St Petersburg, Mariinsky Theatre


opera by Giuseppe Verdi

Performed in Italian (the performance will have synchronised Russian and English supertitles)


Rigoletto: Vladislav Sulimsky
Gilda: Albina Shagimuratova
Duke of Mantua: Alexander Mikhailov
Sparafucile: Ilya Bannik
Maddalena: Yekaterina Krapivina
Count Monterone: Alexander Gerasimov

The audience will be admitted 45 minutes before the start of the performance

Running time: 2 hours 30 minutes
The performance has one interval

World premiere: 11 March 1851, Teatro La Fenice, Venice
Premiere at the Bolshoi (Kamenny) Theatre:
31 January 1853 – Imperial Italian Opera Company
11 May 1859 – Imperial Russian Opera Company (performed in Italian, since 1878 in Russian)
Premiere of this production: 6 May 2005

Running time: 3 hours
The Performance has two intervals

Age category 12+


Music by Giuseppe Verdi
Libretto by Francesco Maria Piave, after the tragedy Le roi s´amuse by Victor Hugo

Musical Director: Gianandrea Noseda
Stage Director: Irkin Gabitov
Designer: Sergei Grachev (after sketches by Tiziano Santi)
Costume Designer: Giovanna Avanzi
Lighting Designer: Damir Ismagilov
Lighting Adaptation for the Mariinsky II by Andrei Ponizovsky and Yegor Kartashov
Musical Preparation: Natalia Mordashova
Principal Chorus Master: Konstantin Rylov
Choreography: Alexandra Tikhomirova


The action takes place in Mantua and its environs in the 16th century.

Act I
A ball is underway in a magnificent hall at the Duke's palace. The corrupt ruler boasts of his love conquests to the courtier Borsa: soon he will seduce the beautiful stranger whom he meets at church. At the ball, the Duke also begins to flatter the Countess Ceprano. His jester Rigoletto makes fun of the Countess' husband.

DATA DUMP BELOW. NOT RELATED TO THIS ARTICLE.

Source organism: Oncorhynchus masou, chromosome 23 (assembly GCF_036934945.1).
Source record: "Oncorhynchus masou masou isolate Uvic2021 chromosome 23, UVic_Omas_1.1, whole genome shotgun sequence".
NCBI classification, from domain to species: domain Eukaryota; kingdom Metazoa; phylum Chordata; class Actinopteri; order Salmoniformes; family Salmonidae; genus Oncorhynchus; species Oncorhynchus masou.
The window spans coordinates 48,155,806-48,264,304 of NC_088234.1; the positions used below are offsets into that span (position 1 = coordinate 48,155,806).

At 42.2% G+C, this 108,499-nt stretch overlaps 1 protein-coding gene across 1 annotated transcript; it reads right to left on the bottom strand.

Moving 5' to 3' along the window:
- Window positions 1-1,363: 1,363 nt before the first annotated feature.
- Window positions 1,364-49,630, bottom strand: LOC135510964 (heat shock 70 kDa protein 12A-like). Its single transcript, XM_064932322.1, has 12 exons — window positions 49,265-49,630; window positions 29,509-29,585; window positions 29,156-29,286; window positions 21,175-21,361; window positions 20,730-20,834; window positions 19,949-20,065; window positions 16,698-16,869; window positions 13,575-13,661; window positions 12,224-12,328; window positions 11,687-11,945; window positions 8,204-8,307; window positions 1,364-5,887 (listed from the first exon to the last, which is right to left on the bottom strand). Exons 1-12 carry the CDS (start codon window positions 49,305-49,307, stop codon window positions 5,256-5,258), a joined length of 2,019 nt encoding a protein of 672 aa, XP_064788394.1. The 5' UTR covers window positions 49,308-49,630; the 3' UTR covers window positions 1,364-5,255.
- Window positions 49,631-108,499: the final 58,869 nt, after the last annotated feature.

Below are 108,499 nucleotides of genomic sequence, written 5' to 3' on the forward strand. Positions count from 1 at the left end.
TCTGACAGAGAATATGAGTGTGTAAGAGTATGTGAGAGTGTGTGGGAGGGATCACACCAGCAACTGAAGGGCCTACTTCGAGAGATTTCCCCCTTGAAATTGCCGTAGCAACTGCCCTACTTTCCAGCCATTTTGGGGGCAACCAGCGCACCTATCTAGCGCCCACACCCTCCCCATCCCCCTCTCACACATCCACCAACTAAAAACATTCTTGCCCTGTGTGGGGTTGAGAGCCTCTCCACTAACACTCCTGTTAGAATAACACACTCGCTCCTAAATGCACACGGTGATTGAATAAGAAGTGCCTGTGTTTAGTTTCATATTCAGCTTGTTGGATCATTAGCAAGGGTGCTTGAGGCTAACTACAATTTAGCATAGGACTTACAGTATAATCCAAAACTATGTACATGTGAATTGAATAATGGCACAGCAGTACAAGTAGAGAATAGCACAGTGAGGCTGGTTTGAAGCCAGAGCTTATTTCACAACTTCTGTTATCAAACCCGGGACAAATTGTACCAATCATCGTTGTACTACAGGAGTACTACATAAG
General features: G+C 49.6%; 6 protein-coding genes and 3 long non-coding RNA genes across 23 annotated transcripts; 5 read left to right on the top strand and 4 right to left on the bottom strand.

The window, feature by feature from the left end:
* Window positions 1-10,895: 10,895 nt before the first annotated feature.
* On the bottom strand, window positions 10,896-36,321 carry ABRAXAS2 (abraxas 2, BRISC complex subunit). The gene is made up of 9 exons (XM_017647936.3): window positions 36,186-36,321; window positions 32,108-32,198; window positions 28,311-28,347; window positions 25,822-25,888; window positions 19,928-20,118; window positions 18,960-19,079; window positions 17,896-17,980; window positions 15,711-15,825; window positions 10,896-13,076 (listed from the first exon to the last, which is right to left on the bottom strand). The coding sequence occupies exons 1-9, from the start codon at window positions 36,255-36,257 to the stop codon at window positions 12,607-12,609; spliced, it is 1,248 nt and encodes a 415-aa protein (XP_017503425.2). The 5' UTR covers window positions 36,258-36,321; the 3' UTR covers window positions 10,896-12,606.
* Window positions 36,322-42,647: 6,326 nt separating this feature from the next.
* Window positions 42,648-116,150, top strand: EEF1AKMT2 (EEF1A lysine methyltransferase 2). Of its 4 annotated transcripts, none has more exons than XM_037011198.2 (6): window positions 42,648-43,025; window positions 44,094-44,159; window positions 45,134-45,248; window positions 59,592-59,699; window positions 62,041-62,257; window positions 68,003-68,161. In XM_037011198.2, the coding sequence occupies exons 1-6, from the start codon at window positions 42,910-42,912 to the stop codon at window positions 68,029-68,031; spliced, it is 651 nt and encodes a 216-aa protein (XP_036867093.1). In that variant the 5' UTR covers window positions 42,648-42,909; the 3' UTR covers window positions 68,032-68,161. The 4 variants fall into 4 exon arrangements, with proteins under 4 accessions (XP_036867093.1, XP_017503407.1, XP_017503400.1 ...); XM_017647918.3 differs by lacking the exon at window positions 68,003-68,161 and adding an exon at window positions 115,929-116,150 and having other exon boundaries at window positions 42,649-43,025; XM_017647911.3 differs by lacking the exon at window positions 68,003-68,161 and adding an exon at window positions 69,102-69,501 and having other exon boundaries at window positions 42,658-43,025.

The courtiers plan to take revenge on the jester for his sharp tongue; one of them, Marullo, says that Rigoletto has set up home with a lover. Unexpectedly Count Monterone appears, having come to defend his daughter's tainted honour. But the hunchback's jokes shower no mercy on him. Monterone curses both the Duke and his servant.
On the way home, in a dark street Rigoletto meets Sparafucile, a hired assassin who offers him his services. Thoughts of the curse give the jester no peace. He thinks about his own contemptible position, and this makes his blood boil with even more hatred to the courtiers.
At home, Rigoletto greets his daughter, his only joy in life since his wife's death. They talk together companionably. Guarded from the world by the care and fear of her father, the young Gilda lives alone under the watchful eye of the servant Giovanna, together with whom she only leaves the house to go to church. As he departs, Rigoletto orders Giovanna to watch more carefully over the girl. The Duke observes them from his concealed position. He bribes the servant to keep her quiet. Calling himself Gualtier Maldè, a poor student, the Duke declares his love for Gilda. Their meeting is interrupted by a disturbance on the street and the Duke must flee. Left alone, the girl repeats the name of her unknown admirer.
Courtiers in disguise arrive at Rigoletto's house in order to abduct Gilda. On encountering the jester, the plotters convince him that they wish to abduct Count Ceprano's wife. Rigoletto falls for the bait and helps them abduct his own daughter. Gilda's cries are heard in the distance, and it is only then that he understands what has happened.

Act II
A hall in the palace. The Duke is perturbed: having returned to Gilda's home, he was unable to find her there. The courtiers then tell him about their nocturnal adventure and about kidnapping Rigoletto's lover. The Duke thus discovers that the girl is in the palace and hurries to her.
Rigoletto hides his grief behind his usual jester's mask. He knows that his daughter is in the palace and, after exploding in rage, he begs the courtiers to restore to him his only prized treasure. In tears, Gilda herself comes to her father and tells him about everything. Monterone is dragged passed towards the dungeon, grieving that his curses have no power. The hunchback swears revenge. Gilda begs for mercy, admitting that she loves the Duke.